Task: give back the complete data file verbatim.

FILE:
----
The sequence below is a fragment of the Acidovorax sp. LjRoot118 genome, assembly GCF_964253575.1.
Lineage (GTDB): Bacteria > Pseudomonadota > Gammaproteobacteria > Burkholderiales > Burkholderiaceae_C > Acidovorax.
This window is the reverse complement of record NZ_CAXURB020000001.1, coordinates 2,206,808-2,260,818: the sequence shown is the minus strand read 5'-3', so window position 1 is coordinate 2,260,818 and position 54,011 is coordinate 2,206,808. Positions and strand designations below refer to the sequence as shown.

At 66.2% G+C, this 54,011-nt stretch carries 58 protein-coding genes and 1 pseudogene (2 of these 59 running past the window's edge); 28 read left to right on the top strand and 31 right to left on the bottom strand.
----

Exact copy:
The sequence below is a fragment of the Acidovorax sp. LjRoot118 genome, assembly GCF_964253575.1.
Lineage (GTDB): Bacteria > Pseudomonadota > Gammaproteobacteria > Burkholderiales > Burkholderiaceae_C > Acidovorax.
This window is the reverse complement of record NZ_CAXURB020000001.1, coordinates 2,206,808-2,260,818: the sequence shown is the minus strand read 5'-3', so window position 1 is coordinate 2,260,818 and position 54,011 is coordinate 2,206,808. Positions and strand designations below refer to the sequence as shown.

At 66.2% G+C, this 54,011-nt stretch carries 58 protein-coding genes and 1 pseudogene (2 of these 59 running past the window's edge); 28 read left to right on the top strand and 31 right to left on the bottom strand.